Eratosthenes: What curious minds do best |

More than 2,200 years ago the Greek mathematician
Eratosthenes was able to calculate the circumference of the Earth by using
geometry, deductive reasoning and some carefully considered assumptions among
astronomers of the Hellenistic period. It
was the Greek astronomer Aristarchus that presented the earliest known model of
the Earth orbiting around the Sun and his ideas would have been known to
Eratosthenes and he would build upon this foundation.

If the Sun was at the center then there was a philosophical
inclination to believe it was also likely to be vastly larger than its orbiting
bodies such as the Earth, or its Moon.
The Greeks had other, more objective, reasons for this belief and they
used this and other evidence in an attempt to determine the distance between
the Sun and our Earth. The numbers they
arrived at were never close to the actual truth as their means were too
rudimentary and the idea of a burning sphere warming a planet from ninety-three
million miles away was likely to seem absurd.
Eratosthenes believed that whatever the actual distance turned out to
be, it would be great enough for the Sun’s rays to strike the Earth parallel to
one another. This would be a crucial
factor in Eratosthenes’ geometric-based calculation of the Earth’s
circumference.

Numbers off but right approach |

Another belief important to Eratosthenes and other
astronomers was the conclusion that the Earth was a sphere. The evidence of this was revealed by the
curve of the Earth’s shadow that was cast upon the Moon’s face during a lunar
eclipse. There were more subtle forms of
evidence supporting this theory, such as a departing ship’s image descending
beneath the horizon, but certainly the shape of the Earth’s form projected upon
the Moon was the most dramatic.

Finding the arc's size in relation to the circle |

As it happened Eratosthenes was in Egypt and he had become
aware that on the first day of summer, at high noon, the Sun was directly
overhead in a place named Syene, now Aswan, along the Nile. The Sun’s rays were perpendicular to the land
and they shone straight down a deep well, reflecting off the water at its normally
darkened depth. Eratosthenes was also
able to determine that at the same time on the same day the Sun’s rays were at an
angle of just over seven degrees from the perpendicular in Alexandria, another
location in Egypt. He calculated this by
measuring the shadow cast at noon in this Mediterranean town. Knowing that a seven plus degree angle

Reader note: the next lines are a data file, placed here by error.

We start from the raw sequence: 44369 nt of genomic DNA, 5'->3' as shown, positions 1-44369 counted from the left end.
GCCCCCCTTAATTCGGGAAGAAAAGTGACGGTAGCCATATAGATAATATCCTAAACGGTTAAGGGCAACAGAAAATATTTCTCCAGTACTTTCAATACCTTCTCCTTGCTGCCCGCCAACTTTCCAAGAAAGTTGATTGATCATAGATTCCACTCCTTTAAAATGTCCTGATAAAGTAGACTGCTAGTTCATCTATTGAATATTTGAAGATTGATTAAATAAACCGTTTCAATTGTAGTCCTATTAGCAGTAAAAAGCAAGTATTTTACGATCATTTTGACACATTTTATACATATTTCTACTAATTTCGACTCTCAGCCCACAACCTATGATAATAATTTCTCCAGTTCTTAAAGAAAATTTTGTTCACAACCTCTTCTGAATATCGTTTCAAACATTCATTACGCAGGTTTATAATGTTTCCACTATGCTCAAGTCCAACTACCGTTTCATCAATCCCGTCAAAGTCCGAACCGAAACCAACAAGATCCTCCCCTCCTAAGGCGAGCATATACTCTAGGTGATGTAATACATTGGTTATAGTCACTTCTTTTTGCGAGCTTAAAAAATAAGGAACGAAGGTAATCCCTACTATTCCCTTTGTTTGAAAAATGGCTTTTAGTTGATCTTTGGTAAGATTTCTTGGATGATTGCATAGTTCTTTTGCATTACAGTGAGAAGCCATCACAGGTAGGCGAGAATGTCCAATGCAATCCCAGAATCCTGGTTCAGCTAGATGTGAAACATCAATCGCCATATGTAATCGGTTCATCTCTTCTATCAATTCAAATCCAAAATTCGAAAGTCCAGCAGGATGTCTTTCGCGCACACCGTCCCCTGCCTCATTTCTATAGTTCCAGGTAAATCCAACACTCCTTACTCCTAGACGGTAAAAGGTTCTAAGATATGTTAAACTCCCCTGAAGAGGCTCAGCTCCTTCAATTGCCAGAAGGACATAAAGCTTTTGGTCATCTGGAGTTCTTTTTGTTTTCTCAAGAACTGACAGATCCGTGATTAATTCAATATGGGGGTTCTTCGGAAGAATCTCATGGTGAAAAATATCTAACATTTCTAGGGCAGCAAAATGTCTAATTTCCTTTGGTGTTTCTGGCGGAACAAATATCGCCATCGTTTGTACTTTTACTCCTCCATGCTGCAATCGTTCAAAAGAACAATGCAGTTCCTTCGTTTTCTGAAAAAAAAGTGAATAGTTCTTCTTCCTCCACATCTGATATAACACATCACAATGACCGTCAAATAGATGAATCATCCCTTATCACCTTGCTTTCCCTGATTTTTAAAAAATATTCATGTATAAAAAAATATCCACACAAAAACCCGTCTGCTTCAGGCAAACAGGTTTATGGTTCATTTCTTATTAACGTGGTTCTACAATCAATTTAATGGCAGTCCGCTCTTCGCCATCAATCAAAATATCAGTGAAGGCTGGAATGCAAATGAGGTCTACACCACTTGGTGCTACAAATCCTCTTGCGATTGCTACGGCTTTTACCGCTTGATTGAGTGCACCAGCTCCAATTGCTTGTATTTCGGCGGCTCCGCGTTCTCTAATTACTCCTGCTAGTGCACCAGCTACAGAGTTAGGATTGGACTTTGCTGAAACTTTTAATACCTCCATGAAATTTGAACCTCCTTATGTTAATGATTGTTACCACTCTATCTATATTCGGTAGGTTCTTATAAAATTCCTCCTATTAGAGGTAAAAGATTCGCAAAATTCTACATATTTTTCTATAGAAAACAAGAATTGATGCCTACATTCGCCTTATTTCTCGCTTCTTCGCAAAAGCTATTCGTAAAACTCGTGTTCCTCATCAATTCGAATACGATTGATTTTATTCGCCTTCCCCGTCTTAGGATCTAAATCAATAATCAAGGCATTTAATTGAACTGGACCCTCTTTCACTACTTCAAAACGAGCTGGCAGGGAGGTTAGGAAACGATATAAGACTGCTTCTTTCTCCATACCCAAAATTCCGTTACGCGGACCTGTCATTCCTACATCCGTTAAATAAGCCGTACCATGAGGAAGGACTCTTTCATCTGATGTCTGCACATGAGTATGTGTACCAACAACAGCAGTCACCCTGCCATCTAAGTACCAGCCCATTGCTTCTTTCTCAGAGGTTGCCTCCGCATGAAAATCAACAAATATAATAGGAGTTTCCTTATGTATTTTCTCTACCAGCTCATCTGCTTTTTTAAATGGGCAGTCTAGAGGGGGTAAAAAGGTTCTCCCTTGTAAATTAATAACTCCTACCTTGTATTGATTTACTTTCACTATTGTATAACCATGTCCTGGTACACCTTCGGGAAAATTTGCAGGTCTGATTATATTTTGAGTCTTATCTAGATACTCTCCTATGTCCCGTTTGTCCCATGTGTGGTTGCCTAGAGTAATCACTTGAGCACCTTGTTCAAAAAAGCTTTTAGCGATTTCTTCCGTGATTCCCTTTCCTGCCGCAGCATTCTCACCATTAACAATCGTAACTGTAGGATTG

represented 1/50

^{th}of the circumference of a circle Eratosthenes now needed to know the distance from Syene to Alexandria. His calculation would make that length about 925 kilometers in modern measurement terms. The actual length is closer to 800 kilometers, introducing one of a number of inaccuracies. A related inaccuracy had to do with the precision of the determined angle in Alexandria. The length of the arc representing the distance between the two Egyptian locations should have represented 1/48^{th}the circumference of the Earth and not 1/50^{th}.Fraction of circle times arc's length gives circumference |

The circumference of the Earth, according to Eratosthenes,
would be 46,250 kilometers or 28,721 miles using contemporary measurement
standards. It is thought Eratosthenes
used the Greek measurement of stadion, believed to approximate 185 meters. This
adds to the uncertainty of Eratosthenes’ final value for the Earth’s size. The Earth’s actual circumference around the
equator is a bit over forty thousand kilometers or 24,902 miles. Had Eratosthenes’ calculation given 800
kilometers as the distance between Syene and Alexandria his numbers would come
astonishingly close to our current measurement, with only 62 miles separating
the two figures.

A kilometer is just over half a mile |

In any case, the human mind demonstrated extraordinary
reasoning ability twenty-two hundred years ago, armed only with primitive tools
and the most limited of inherited knowledge.
Here were individuals attempting to understand their world, not through
metaphors and stories, but through objective observation of the world about
them and using the tool of mathematics which would improve with time in both
power and sophistication.

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